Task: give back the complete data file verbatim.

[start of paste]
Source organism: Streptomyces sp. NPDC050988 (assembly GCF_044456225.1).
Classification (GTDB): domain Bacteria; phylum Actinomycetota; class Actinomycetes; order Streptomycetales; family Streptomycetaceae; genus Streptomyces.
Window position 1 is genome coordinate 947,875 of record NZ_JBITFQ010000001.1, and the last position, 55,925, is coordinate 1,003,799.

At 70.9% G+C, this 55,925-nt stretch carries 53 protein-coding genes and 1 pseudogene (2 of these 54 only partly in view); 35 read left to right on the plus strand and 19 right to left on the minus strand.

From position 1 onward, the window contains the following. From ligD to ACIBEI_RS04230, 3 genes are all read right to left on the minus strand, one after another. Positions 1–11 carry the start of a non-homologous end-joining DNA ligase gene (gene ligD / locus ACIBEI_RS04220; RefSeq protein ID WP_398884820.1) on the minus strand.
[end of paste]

Source organism: Streptomyces sp. NPDC050988 (assembly GCF_044456225.1).
Classification (GTDB): domain Bacteria; phylum Actinomycetota; class Actinomycetes; order Streptomycetales; family Streptomycetaceae; genus Streptomyces.
Window position 1 is genome coordinate 947,875 of record NZ_JBITFQ010000001.1, and the last position, 55,925, is coordinate 1,003,799.

At 70.9% G+C, this 55,925-nt stretch carries 53 protein-coding genes and 1 pseudogene (2 of these 54 only partly in view); 35 read left to right on the plus strand and 19 right to left on the minus strand.

From position 1 onward, the window contains the following. From ligD to ACIBEI_RS04230, 3 genes are all read right to left on the minus strand, one after another. Positions 1–11 carry the start of a non-homologous end-joining DNA ligase gene (gene ligD / locus ACIBEI_RS04220; RefSeq protein ID WP_398884820.1) on the minus strand.